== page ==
In 2019, Jingzhou's consumer retail sales totaled ¥144.735 billion.[6] Consumer retail sales grew at an annual rate of 11.5%.[6]

In 2019, the city's insurance industry made ¥16.293 billion in revenue off of premiums, a 15.0% increase from the previous year.[6] Of this, ¥12.213 billion came from personal insurance, and ¥4.08 billion came from property insurance, an increase of 12.7% and 22.3% from 2018, respectively.[6] Jingzhou's insurance industry paid 5.171 billion in compensation, a 1.8% increase from the previous year.[6]

In 2019, Jingzhou conducted 1.697 billion USD in foreign trade, a 6.8% decline from the previous year.[6] Of this, imports accounted for 0.335 billion USD, and exports accounted for 1.363 billion USD.[6]

Jingzhou has been inhabited for approximately 5,000 to 6,000 years, with the historic Daxi culture residing in present-day Jingzhou.[1] Situated in the middle reaches of the Yangtze River, the area has been a strategic location of military importance since ancient times.[citation needed]

The area of present-day Jingzhou was where the State of Chu was founded.[1] Ying, an ancient city within the borders of present-day Jingzhou, became the capital of the State of Chu in 689 BCE, and remained as such for over 400 years, including during the Spring and Autumn and Warring States periods of the Zhou Dynasty.[1]

The city was lost to Eastern Wu by Guan Yu during the Three Kingdoms period leading to the modern phrase "dàyì shī Jīngzhōu" (大意失荆州), lit. 'carelessness lost Jingzhou'.

During the Southern and Northern Dynasties period, it was the capital of the Southern Qi and Liang dynasties.[1] In the Five Dynasties and Ten Kingdoms period, it was the capital of Jingnan (also known as Nanping).[1]

Jingzhou was the site of one of the last major battles between Republican and Qing forces during the Xinhai Revolution in 1911.[citation needed] At the end of the Qing dynasty, Jingzhou had one of the largest Manchu populations, around half of the city, anywhere outside Beijing.[12]

On September 29, 1994, Jiangling County and Shashi City were merged to create the prefecture-level city of Jingsha.[1] On November 20, 1996, Jingsha was renamed to Jingzhou.[1]

Numerous sites have been preserved from the Chu State period, including the ruins of five Chu cities, 73 sites featuring Chu Culture and more than 800 ancient tombs, including those of 18 Chu kings.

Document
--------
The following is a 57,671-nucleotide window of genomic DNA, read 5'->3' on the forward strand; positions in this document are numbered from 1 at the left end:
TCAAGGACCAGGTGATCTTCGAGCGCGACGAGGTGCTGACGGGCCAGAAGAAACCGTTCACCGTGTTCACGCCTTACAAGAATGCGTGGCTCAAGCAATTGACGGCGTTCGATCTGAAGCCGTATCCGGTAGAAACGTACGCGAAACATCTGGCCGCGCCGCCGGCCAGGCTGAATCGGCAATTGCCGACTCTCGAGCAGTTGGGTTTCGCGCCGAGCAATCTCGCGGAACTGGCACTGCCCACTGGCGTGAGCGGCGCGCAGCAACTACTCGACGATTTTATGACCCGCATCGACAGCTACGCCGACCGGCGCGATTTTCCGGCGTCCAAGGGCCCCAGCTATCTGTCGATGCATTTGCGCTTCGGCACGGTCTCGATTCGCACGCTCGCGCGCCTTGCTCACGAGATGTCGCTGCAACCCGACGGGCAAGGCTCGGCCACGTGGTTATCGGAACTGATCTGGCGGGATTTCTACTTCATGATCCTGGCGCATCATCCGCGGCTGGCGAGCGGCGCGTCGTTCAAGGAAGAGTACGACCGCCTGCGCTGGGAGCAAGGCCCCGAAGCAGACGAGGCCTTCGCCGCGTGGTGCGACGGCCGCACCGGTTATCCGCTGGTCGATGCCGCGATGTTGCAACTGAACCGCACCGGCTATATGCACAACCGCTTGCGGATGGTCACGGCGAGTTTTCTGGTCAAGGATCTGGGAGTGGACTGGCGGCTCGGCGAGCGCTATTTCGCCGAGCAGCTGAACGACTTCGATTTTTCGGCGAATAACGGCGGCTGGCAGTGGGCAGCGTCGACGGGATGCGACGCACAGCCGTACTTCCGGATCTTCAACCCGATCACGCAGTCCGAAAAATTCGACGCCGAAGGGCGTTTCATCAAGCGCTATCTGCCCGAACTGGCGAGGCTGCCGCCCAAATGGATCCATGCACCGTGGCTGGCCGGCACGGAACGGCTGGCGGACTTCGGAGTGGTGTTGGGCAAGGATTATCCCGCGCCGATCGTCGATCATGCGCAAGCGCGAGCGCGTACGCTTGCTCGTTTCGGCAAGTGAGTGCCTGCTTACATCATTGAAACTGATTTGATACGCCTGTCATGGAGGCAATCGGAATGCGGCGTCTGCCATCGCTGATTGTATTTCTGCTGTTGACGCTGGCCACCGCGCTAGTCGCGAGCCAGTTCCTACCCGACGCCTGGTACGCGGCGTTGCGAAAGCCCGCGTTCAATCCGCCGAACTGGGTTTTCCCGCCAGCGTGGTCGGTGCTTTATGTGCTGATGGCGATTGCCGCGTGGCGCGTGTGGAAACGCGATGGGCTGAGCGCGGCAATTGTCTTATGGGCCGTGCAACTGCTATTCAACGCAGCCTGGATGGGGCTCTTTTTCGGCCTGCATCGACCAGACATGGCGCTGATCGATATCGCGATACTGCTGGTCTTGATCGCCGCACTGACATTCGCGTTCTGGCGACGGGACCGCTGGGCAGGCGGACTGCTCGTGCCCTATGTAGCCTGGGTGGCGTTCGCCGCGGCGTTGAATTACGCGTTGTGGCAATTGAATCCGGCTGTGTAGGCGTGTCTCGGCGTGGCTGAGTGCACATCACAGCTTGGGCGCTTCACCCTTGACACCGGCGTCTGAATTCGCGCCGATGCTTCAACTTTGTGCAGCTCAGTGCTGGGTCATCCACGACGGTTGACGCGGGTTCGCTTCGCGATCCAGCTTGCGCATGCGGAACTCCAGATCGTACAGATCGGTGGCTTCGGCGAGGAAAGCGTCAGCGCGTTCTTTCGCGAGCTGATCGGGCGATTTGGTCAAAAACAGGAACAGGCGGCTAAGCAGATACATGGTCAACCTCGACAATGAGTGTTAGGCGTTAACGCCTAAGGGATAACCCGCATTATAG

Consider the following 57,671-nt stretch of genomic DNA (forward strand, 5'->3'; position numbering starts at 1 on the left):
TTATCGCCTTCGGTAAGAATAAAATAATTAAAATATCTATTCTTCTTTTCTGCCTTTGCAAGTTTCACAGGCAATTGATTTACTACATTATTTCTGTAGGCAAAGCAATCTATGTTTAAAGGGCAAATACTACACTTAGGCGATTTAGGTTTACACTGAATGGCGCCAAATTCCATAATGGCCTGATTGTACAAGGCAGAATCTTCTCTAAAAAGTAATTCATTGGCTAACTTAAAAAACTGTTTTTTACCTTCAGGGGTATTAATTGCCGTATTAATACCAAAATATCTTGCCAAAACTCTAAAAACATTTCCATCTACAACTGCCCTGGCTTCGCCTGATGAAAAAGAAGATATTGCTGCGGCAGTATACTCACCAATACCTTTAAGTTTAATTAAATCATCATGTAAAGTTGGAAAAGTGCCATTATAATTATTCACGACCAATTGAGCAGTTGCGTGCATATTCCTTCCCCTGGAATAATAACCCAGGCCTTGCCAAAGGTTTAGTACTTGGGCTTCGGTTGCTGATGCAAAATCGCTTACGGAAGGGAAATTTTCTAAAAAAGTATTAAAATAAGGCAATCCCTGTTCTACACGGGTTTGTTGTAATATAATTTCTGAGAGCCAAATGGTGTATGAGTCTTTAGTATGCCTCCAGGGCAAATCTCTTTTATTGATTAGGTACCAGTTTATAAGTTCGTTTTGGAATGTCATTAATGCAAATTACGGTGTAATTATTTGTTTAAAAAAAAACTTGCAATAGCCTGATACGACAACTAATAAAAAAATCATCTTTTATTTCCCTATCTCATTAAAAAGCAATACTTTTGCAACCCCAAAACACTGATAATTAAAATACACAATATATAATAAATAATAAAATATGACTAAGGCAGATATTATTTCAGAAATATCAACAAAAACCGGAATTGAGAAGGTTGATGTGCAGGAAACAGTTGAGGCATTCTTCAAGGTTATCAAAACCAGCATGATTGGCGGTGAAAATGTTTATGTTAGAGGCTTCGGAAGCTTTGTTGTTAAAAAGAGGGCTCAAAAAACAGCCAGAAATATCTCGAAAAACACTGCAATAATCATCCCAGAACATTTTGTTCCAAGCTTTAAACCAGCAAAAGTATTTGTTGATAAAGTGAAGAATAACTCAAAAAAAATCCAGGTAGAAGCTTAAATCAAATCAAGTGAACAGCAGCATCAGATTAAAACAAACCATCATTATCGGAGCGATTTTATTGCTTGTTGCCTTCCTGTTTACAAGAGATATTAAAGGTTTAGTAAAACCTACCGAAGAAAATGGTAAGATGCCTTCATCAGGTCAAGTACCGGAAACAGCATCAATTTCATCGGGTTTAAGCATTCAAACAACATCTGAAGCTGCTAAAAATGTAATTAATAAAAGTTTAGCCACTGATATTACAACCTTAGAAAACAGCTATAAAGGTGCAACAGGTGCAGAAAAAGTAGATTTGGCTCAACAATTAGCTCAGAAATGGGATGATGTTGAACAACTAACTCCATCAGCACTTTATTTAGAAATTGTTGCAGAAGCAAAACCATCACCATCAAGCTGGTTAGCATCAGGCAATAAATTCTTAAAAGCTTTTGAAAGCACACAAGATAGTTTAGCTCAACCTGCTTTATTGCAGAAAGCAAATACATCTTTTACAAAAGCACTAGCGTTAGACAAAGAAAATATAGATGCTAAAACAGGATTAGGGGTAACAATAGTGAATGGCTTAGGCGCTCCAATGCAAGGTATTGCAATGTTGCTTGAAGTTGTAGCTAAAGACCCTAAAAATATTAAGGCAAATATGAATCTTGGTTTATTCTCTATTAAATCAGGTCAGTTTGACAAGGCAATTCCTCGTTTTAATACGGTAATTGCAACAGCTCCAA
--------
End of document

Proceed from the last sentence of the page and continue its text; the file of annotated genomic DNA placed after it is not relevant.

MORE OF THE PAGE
There are also historical sites dating to the Three Kingdoms period, such as the Wulin Battlefield (where the Battle of Red Cliffs took place) and the Huarong Path.

The city walls were rebuilt in 1646 and measure 9 metres (30 ft) high and 10 metres (33 ft) thick. The perimeter of the wall extends for 10.17 kilometres (6.32 mi). The city walls, city gates, watchtowers, and battlements have all been well maintained. Many of the towers on top of the majestic city gates have been damaged or rebuilt, leaving only the Chaozong Tower which was rebuilt in 1838 on the Gongji Gate.

The Jingzhou Museum has on display a well-preserved 2,000-year-old male corpse, as well as silk and lacquerware from the Warring States period.

Jingzhou is home to unique breakfast items. The city has a unique style of guokui, a Chinese flatbread, as well as a unique style of rice noodles.[13][14]

There are 1,243 schools in Jingzhou, attended by about 707,300 students, as of 2019.[6] Of this, there are 15 secondary vocational schools attended by 28,600 students, 53 general secondary schools attended by 82,800 students, 123 general junior high schools attended by 146,000 students, 396 primary schools attended by 308,500 students, 8 special education schools attended by 1,151 students, and 587 kindergartens attended by 140,300 students.[6] The city's education system is staffed by about 53,400 faculty.[6]

In addition to schools, Jingzhou has 176 cultural institutions staffed by 1,168 employees, and 8 public libraries which house 1.382 million books.[6]

As of the end of 2019, Jingzhou has 3,155 medical institutions, staffed by 42,422 employees, and 32,686 hospital beds.[6]